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From the simple donut to the Saturn V rocket, American ingenuity and know-how has produced some of the world’s most important technological achievements and products. Even in the 21st century, we can’t be stopped, as we produce more patents than almost any other country on Earth.
We just found one particular invention that helped usher in the era of cocktails and ice water. This device so simple in design, and yet so perfectly functional, made uniform ice cubes reality.
Long before your “death star” ice cube trays and automatic ice machines were built in to refrigerators, most American households had at least one of these simple mechanical ice cube trays in their freezer.
Invented in 1933 by General Utilities Manufacturers vice president, Guy Tinkham, the McCord ice tray sold for about fifty cents when it was introduced. And, while they were extremely common in most American freezers into the 1980’s, today you would be lucky to find one at a yard sale or antique shop for less than twenty dollars.
The concept was simple: once the water in the tray froze, you would pull back the lever and the cubes would be split apart. Nowadays, we all struggle with our synthetic ice trays that yield kitschy shaped cubes, or in some cases, spheres, bending and contorting the infernal trays every which way so they will pop out.
Of course, those new fangled trays are all made in China.
Americans have been innovating ice since the birth of our nation. Founding father Ben Franklin was always examining the natural world in hopes of divining practical applications. He once noted that he stayed cool on hot days by wearing a wet shirt and standing in a breeze. His later research on the observed phenomenon helped lay the groundwork for refrigeration and air conditioning.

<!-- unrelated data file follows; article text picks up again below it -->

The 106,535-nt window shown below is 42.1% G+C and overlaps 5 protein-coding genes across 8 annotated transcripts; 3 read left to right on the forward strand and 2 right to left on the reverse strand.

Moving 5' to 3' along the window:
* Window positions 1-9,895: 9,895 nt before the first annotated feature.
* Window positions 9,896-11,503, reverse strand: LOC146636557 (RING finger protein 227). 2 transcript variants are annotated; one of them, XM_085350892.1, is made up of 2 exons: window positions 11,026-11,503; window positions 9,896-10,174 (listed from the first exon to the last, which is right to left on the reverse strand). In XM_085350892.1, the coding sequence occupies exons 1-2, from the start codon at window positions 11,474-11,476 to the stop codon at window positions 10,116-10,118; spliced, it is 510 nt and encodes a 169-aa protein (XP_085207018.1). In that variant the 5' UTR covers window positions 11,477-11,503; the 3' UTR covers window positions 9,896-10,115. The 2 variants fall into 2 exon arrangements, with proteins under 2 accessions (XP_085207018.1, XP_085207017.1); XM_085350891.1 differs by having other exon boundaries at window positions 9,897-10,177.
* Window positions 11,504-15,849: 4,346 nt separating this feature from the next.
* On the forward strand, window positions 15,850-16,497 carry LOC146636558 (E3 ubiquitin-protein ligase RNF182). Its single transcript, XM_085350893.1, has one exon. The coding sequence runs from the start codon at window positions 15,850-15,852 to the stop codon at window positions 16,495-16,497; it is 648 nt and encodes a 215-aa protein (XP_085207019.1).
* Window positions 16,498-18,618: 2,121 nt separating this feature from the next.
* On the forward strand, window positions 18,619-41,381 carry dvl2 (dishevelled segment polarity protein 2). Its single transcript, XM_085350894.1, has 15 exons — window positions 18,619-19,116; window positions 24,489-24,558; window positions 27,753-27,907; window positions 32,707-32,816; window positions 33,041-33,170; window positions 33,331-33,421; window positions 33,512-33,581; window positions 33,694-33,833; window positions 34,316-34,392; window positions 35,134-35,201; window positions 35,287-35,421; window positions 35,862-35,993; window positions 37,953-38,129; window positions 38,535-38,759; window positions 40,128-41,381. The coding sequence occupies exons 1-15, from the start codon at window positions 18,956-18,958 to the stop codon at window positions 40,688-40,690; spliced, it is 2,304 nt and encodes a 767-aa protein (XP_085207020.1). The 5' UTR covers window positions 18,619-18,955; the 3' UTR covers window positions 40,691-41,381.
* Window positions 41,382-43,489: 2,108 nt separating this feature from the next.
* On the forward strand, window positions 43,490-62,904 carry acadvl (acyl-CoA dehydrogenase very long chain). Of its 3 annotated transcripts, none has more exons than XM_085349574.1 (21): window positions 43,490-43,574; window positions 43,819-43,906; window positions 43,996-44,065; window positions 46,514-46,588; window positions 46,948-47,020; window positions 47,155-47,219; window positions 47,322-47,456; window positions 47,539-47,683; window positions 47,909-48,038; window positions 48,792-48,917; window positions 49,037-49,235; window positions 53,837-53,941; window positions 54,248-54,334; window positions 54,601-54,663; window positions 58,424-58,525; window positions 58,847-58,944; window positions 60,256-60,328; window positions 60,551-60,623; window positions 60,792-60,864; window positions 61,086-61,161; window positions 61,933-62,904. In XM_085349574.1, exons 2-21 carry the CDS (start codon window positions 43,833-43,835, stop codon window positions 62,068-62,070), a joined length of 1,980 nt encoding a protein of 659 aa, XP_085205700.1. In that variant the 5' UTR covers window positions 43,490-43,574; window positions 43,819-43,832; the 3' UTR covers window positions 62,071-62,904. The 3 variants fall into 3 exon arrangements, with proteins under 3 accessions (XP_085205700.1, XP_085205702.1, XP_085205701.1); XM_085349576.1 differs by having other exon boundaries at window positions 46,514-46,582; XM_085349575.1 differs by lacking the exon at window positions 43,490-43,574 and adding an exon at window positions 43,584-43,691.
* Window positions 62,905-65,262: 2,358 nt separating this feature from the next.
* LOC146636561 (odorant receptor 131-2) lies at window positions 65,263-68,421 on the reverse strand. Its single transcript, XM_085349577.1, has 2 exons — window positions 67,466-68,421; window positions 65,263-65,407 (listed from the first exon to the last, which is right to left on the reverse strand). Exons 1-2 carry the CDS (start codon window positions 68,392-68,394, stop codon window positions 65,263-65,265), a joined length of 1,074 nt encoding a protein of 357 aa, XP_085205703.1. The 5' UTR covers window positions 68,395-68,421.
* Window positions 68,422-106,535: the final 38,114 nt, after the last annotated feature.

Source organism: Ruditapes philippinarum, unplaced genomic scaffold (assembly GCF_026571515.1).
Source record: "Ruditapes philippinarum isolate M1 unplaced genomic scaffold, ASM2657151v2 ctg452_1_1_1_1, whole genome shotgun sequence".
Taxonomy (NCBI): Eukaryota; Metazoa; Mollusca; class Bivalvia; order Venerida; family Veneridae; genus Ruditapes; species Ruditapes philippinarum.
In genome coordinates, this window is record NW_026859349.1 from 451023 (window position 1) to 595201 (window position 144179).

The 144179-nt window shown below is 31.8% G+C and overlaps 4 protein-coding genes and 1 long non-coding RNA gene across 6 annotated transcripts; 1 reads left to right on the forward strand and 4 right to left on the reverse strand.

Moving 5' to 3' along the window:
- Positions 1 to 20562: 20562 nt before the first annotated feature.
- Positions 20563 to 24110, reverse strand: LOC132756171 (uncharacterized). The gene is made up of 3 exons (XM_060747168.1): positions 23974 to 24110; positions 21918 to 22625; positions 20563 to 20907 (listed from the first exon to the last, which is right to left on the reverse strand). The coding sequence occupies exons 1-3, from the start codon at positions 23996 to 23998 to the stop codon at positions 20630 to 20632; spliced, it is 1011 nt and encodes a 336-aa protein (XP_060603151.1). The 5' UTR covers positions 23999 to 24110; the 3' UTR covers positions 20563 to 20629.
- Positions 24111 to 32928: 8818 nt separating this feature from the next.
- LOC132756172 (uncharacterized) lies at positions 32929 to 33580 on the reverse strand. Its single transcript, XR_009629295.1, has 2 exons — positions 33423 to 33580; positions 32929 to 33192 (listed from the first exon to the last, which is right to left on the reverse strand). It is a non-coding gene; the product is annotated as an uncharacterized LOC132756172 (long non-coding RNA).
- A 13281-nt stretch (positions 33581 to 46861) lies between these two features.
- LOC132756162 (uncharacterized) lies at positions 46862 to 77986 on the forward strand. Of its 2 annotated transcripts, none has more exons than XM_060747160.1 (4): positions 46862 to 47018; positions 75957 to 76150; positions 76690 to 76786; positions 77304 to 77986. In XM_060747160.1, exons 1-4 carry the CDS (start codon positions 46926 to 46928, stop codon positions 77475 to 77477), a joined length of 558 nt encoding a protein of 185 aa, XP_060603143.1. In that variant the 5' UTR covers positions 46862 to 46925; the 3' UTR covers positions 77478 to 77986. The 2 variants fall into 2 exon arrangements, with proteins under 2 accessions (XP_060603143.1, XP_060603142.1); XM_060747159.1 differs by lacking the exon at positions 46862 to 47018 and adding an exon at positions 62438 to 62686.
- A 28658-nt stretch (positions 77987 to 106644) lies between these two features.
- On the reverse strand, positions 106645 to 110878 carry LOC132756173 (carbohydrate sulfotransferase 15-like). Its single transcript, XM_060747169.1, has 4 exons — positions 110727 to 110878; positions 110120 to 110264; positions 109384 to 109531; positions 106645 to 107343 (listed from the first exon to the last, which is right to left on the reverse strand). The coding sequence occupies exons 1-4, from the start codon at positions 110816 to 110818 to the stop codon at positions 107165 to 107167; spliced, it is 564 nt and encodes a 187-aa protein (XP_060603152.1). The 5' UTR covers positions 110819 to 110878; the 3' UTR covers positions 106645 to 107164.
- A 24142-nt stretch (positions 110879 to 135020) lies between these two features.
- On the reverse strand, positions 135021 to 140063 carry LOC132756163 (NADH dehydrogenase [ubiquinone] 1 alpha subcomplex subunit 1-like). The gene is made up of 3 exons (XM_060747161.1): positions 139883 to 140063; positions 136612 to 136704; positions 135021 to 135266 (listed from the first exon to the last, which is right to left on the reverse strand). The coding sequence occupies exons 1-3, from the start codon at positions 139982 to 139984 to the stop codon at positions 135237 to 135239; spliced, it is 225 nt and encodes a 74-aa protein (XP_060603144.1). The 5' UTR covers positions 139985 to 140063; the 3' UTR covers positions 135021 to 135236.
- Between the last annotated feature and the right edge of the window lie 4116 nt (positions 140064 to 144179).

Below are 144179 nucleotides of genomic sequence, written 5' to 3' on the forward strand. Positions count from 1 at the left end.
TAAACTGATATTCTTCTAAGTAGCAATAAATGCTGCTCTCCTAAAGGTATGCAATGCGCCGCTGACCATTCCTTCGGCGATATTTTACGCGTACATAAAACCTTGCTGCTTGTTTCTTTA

In 1805, inventor Oliver Evans designed a method for producing ice using a closed vapor compression system using ether in a vacuum chamber.
The first ice cube trays were probably invented by an American doctor who was developing treatments for his patients suffering from yellow fever. In 1844 Dr. John Gorrie invented a refrigerator to make ice to help cool down his patients while they were in the throes of their fever.
By the outset of World War One, Americans Fred Wolf and Nathaniel Wales, had each independently created workable home refrigerator designs. Wales’ system later became the Kelvinator. The Kelvinator was first introduced in 1918 and was the first refrigerator to have temperature controls.
Also in 1918, William C. Durant founded the Frigidaire company. Early home refrigerators could cost over seven hundred dollars, while a contemporary model “T” Ford automobile cost around four hundred and fifty dollars. Remarkably, today a basic refrigerator may cost just about seven hundred dollars, with even the most luxurious models only costing a couple of thousand dollars.
If only car prices had stayed so stable.
By the 1940’s, most households had refrigerators, thanks to the chemical freon, and by the 1950’s, they were even equipped with freezers to make their own ice instead of having it delivered.
Now that summer is on the horizon, do you have any favorite frozen concoctions? Please share them with us here.
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